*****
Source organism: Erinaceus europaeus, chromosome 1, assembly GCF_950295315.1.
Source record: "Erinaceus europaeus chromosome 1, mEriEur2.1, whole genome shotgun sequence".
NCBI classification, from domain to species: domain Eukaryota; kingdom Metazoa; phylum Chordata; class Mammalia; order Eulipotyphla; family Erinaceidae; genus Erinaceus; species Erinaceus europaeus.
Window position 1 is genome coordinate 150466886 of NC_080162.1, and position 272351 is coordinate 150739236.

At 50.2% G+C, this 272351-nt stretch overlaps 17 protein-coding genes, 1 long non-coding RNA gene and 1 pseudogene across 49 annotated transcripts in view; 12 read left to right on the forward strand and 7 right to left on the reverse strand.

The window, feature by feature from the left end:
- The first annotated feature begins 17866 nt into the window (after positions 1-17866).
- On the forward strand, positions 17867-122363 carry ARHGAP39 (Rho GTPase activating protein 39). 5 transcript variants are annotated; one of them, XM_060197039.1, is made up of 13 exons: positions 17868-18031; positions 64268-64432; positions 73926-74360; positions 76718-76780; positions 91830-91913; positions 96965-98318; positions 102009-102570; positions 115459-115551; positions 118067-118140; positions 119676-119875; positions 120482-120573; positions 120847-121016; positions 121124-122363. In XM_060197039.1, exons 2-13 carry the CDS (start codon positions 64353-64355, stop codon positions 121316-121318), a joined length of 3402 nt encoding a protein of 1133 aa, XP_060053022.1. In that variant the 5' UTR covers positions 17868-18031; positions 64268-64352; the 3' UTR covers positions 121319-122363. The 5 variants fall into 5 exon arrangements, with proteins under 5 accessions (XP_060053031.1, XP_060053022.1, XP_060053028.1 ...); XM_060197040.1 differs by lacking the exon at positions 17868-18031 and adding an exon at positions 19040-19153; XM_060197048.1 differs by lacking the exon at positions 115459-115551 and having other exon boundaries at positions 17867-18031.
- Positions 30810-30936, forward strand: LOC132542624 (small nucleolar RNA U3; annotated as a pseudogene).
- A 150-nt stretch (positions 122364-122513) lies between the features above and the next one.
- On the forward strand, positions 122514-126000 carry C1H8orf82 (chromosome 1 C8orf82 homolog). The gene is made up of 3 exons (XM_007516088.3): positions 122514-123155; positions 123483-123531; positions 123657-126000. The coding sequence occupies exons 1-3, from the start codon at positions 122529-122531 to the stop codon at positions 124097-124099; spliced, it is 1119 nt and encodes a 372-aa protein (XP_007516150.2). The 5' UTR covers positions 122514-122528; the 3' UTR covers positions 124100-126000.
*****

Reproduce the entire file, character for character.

Source organism: Erinaceus europaeus, chromosome 1, assembly GCF_950295315.1.
Source record: "Erinaceus europaeus chromosome 1, mEriEur2.1, whole genome shotgun sequence".
NCBI classification, from domain to species: domain Eukaryota; kingdom Metazoa; phylum Chordata; class Mammalia; order Eulipotyphla; family Erinaceidae; genus Erinaceus; species Erinaceus europaeus.
Window position 1 is genome coordinate 150466886 of NC_080162.1, and position 272351 is coordinate 150739236.

At 50.2% G+C, this 272351-nt stretch overlaps 17 protein-coding genes, 1 long non-coding RNA gene and 1 pseudogene across 49 annotated transcripts in view; 12 read left to right on the forward strand and 7 right to left on the reverse strand.

The window, feature by feature from the left end:
- The first annotated feature begins 17866 nt into the window (after positions 1-17866).
- On the forward strand, positions 17867-122363 carry ARHGAP39 (Rho GTPase activating protein 39). 5 transcript variants are annotated; one of them, XM_060197039.1, is made up of 13 exons: positions 17868-18031; positions 64268-64432; positions 73926-74360; positions 76718-76780; positions 91830-91913; positions 96965-98318; positions 102009-102570; positions 115459-115551; positions 118067-118140; positions 119676-119875; positions 120482-120573; positions 120847-121016; positions 121124-122363. In XM_060197039.1, exons 2-13 carry the CDS (start codon positions 64353-64355, stop codon positions 121316-121318), a joined length of 3402 nt encoding a protein of 1133 aa, XP_060053022.1. In that variant the 5' UTR covers positions 17868-18031; positions 64268-64352; the 3' UTR covers positions 121319-122363. The 5 variants fall into 5 exon arrangements, with proteins under 5 accessions (XP_060053031.1, XP_060053022.1, XP_060053028.1 ...); XM_060197040.1 differs by lacking the exon at positions 17868-18031 and adding an exon at positions 19040-19153; XM_060197048.1 differs by lacking the exon at positions 115459-115551 and having other exon boundaries at positions 17867-18031.
- Positions 30810-30936, forward strand: LOC132542624 (small nucleolar RNA U3; annotated as a pseudogene).
- A 150-nt stretch (positions 122364-122513) lies between the features above and the next one.
- On the forward strand, positions 122514-126000 carry C1H8orf82 (chromosome 1 C8orf82 homolog). The gene is made up of 3 exons (XM_007516088.3): positions 122514-123155; positions 123483-123531; positions 123657-126000. The coding sequence occupies exons 1-3, from the start codon at positions 122529-122531 to the stop codon at positions 124097-124099; spliced, it is 1119 nt and encodes a 372-aa protein (XP_007516150.2). The 5' UTR covers positions 122514-122528; the 3' UTR covers positions 124100-126000.